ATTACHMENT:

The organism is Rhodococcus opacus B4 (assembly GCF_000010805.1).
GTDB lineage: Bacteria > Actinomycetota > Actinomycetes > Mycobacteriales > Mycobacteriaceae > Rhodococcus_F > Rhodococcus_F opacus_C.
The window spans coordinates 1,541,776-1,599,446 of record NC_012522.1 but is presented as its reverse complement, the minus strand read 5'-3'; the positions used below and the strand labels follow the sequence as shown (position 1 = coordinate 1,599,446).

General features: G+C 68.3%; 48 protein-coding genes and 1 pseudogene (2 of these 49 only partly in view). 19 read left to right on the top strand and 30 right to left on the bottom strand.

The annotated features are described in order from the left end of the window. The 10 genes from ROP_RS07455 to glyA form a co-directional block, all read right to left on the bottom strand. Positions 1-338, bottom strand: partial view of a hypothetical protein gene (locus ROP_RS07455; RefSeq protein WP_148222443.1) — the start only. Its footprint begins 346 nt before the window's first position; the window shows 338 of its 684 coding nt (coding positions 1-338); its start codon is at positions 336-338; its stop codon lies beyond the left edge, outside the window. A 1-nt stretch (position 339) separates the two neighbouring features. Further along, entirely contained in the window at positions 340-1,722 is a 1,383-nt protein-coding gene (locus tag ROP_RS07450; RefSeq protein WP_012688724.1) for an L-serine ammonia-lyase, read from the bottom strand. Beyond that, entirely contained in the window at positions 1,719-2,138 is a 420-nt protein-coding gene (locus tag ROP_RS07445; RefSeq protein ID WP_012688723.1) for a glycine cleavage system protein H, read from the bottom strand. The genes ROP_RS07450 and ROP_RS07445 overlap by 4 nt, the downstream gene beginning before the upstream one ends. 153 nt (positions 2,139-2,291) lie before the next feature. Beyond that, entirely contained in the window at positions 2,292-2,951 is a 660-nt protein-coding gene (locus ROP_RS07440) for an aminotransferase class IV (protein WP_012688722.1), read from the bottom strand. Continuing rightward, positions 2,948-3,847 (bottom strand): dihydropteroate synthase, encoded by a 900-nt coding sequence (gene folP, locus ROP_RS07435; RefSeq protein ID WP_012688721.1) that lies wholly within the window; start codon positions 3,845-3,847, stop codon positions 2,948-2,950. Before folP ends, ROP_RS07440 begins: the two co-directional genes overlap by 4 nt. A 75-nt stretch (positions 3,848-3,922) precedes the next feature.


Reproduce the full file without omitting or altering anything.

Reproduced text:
The organism is Rhodococcus opacus B4 (assembly GCF_000010805.1).
GTDB lineage: Bacteria > Actinomycetota > Actinomycetes > Mycobacteriales > Mycobacteriaceae > Rhodococcus_F > Rhodococcus_F opacus_C.
The window spans coordinates 1,541,776-1,599,446 of record NC_012522.1 but is presented as its reverse complement, the minus strand read 5'-3'; the positions used below and the strand labels follow the sequence as shown (position 1 = coordinate 1,599,446).

General features: G+C 68.3%; 48 protein-coding genes and 1 pseudogene (2 of these 49 only partly in view). 19 read left to right on the top strand and 30 right to left on the bottom strand.

The annotated features are described in order from the left end of the window. The 10 genes from ROP_RS07455 to glyA form a co-directional block, all read right to left on the bottom strand. Positions 1-338, bottom strand: partial view of a hypothetical protein gene (locus ROP_RS07455; RefSeq protein WP_148222443.1) — the start only. Its footprint begins 346 nt before the window's first position; the window shows 338 of its 684 coding nt (coding positions 1-338); its start codon is at positions 336-338; its stop codon lies beyond the left edge, outside the window. A 1-nt stretch (position 339) separates the two neighbouring features. Further along, entirely contained in the window at positions 340-1,722 is a 1,383-nt protein-coding gene (locus tag ROP_RS07450; RefSeq protein WP_012688724.1) for an L-serine ammonia-lyase, read from the bottom strand. Beyond that, entirely contained in the window at positions 1,719-2,138 is a 420-nt protein-coding gene (locus tag ROP_RS07445; RefSeq protein ID WP_012688723.1) for a glycine cleavage system protein H, read from the bottom strand. The genes ROP_RS07450 and ROP_RS07445 overlap by 4 nt, the downstream gene beginning before the upstream one ends. 153 nt (positions 2,139-2,291) lie before the next feature. Beyond that, entirely contained in the window at positions 2,292-2,951 is a 660-nt protein-coding gene (locus ROP_RS07440) for an aminotransferase class IV (protein WP_012688722.1), read from the bottom strand. Continuing rightward, positions 2,948-3,847 (bottom strand): dihydropteroate synthase, encoded by a 900-nt coding sequence (gene folP, locus ROP_RS07435; RefSeq protein ID WP_012688721.1) that lies wholly within the window; start codon positions 3,845-3,847, stop codon positions 2,948-2,950. Before folP ends, ROP_RS07440 begins: the two co-directional genes overlap by 4 nt. A 75-nt stretch (positions 3,848-3,922) precedes the next feature.